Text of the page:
Programming in a multithreaded environment can be difficult. Sometimes programming errors are timing related as multiple threads interact. Multithread locks can become tangled and bugs can be difficult to reproduce. To alleviate these problems and enable the benefits of a multi-threaded core, Appweb provides a suite of facilities to make multithreaded programming easier, more reliable, and more efficient.
The Problem of Multithreaded I/O Events
A particularly thorny issue in multithreaded servers is how to handle I/O without consuming a thread for each request. It is not practical to dedicate a thread to each HTTP request. A single browser will often send 6-10 simultaneous requests. If each request consumed a thread for the duration, the web server would quickly consume too many threads and system performance would greatly suffer.
One solution is to use a thread pool. This allows a request to borrow a thread from a thread pool while the request is active and return the thread when it cannot immediately continue with servicing the request. A thread may not be able to continue because it is waiting for I/O from the client, or waiting for I/O to the client to drain over the network. Returning the thread to the pool allows other requests to use the thread while the first request is waiting for network I/O. When the network is ready, a thread can be obtained from the pool and the original request can continue. For this to work, an efficient network event service is essential. Appweb uses such a thread pool and event service to efficiently manage thread resources.
However, this use of such an event service and thread pool raises another problem: races between the foreground request thread and the background async I/O event thread. It is easy for these two threads to simultaneously interact and corrupt critical data structures. A typical solution is to use multithread locks to serialize access to such data, but this is a crude solution and often leads to brittle applications. Appweb has a better solution that effectively serializes all activity for a request: per-request event dispatchers.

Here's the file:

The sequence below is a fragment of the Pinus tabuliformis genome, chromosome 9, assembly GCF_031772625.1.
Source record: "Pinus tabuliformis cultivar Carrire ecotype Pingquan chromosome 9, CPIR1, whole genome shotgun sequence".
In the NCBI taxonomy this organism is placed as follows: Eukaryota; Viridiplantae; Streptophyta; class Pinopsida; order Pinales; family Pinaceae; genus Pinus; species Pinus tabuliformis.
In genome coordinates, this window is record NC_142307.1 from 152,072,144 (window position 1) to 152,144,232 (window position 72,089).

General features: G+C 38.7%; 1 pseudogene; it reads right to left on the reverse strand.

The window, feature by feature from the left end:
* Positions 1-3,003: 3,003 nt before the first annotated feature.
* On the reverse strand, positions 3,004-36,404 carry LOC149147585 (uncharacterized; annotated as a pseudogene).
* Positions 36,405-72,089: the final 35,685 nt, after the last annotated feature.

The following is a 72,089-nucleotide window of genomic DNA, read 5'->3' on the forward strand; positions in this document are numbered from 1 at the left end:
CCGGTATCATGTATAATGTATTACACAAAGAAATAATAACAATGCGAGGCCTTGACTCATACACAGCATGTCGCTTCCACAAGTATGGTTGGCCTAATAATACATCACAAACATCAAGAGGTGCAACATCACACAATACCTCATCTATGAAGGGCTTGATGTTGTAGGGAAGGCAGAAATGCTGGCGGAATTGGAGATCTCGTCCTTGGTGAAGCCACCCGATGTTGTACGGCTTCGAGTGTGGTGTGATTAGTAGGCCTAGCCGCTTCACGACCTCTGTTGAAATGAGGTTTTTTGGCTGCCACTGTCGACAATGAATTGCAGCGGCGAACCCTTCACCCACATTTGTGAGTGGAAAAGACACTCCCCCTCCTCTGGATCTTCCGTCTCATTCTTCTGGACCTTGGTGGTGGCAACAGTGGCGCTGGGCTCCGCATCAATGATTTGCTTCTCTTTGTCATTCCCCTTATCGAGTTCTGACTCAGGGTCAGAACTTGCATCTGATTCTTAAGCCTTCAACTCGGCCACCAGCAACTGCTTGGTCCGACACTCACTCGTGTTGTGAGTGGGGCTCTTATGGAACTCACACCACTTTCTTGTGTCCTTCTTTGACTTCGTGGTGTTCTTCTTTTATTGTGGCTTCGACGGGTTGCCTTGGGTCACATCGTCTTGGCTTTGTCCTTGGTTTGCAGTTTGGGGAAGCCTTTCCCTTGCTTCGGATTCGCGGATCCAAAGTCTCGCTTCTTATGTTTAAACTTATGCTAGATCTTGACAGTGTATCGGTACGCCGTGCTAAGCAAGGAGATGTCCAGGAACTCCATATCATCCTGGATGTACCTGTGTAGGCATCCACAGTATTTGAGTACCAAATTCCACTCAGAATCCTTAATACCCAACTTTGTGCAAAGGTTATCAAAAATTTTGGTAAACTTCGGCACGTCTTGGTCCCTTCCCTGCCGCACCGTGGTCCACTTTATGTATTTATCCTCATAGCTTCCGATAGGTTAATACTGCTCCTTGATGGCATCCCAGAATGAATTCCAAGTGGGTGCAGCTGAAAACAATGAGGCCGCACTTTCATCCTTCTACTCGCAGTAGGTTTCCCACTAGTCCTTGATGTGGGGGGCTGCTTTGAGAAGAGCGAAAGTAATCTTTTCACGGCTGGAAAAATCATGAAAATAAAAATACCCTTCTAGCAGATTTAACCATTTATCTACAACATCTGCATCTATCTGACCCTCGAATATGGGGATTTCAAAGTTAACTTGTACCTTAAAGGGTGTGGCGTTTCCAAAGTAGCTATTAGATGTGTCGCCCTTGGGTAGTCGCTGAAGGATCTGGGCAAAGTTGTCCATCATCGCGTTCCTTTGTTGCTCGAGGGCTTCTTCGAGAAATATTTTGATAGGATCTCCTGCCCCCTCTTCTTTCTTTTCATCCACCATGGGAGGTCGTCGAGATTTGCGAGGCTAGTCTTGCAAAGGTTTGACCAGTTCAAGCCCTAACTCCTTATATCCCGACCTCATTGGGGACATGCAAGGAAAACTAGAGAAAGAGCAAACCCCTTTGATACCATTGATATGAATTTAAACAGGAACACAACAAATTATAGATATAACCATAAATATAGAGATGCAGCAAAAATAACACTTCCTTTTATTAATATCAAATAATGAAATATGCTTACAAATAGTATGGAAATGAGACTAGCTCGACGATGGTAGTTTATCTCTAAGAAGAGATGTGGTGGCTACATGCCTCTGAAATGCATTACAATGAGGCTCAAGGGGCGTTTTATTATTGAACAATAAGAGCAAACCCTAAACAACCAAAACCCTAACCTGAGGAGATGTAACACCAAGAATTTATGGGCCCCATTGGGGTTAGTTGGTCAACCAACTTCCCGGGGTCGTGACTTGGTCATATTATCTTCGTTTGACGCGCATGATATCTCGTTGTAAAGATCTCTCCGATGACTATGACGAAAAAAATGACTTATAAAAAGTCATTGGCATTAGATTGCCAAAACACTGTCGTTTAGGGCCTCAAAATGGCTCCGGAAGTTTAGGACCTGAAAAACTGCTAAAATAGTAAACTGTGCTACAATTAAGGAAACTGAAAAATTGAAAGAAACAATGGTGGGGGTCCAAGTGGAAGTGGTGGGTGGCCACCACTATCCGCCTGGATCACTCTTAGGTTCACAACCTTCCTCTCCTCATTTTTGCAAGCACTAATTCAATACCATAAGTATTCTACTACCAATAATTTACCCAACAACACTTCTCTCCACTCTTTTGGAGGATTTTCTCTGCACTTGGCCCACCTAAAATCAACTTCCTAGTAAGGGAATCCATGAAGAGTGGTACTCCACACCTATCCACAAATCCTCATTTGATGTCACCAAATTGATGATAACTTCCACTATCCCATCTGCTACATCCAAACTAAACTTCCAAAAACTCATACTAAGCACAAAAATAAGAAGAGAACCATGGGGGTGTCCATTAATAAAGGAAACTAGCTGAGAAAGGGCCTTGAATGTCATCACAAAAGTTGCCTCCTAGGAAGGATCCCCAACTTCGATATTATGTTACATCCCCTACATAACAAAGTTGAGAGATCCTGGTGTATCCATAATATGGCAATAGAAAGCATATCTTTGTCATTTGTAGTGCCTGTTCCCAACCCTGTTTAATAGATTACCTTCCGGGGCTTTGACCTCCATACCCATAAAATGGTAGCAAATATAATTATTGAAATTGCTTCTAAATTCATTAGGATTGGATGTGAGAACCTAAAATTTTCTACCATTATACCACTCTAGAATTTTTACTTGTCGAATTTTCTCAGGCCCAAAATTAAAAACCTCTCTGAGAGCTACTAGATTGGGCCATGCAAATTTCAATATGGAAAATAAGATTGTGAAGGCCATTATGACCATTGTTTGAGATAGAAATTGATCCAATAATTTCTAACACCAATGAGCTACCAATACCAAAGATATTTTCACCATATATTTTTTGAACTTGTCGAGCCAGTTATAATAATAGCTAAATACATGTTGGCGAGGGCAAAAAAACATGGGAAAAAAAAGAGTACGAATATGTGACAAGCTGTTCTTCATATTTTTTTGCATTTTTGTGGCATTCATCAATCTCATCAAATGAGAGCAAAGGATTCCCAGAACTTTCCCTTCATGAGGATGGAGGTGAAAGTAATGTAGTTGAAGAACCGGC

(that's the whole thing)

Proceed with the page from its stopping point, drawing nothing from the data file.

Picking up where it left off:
The Multithreaded Portable Runtime (MPR) used by Appweb has a facility called Event Dispatchers. These are event queues on which all I/O and other event activity for a request can be queued and serviced. Each request has its own dispatcher and so events for a request are serialized. When a network I/O event is received by Appweb for a request, an event is queued on the request's dispatcher. If the request is currently active (using a thread from the thread pool), the event is queued and no immediate action is taken. When the request has finished its current activity, it will service events on its dispatcher queue and eventually service the I/O event. If the request is currently idle, a thread is assigned from the thread pool for the request, and the thread is resumed to service the request's dispatcher queue. This greatly simplifies Appweb as all activity for a request is thus serialized via the dispatcher queue.
By using event dispatchers, multithread locking is not required on every API — because activity is serialized by the dispatcher. This significantly boosts performance and reduces the risk of lock contention.
By using request dispatchers, Appweb serializes all request activity, yet it can support many simultaneous requests due to its multithreaded core. Appweb efficiently utilizes thread resources by using a thread pool and not permanently dedicating threads to requests. Threads are temporarily assigned only as required by active requests.
Appweb can be extended by writing loadable modules. Modules can add request handlers, pipeline filters, or network connectors. All module code can rely on the fact that request activity will be serialized and no locking is required to serialize I/O activity. Consequently, most module code can be effectively single-threaded.
Appweb can also be extended via Embedded Server Pages applications. These are loadable ESP web pages, and ESP Model-View-Controller applications. These too can rely on the fact that request activity is serialized and locking primitives are typically not required. ESP code can thus be simple, single-threaded application code.
If you have a requirement for a data structure that will be accessed and manipulated simultaneously by multiple threads, the MPR provides a suite of locking primitives. See MprSynch for the MPR Multithreaded Synchronization Services.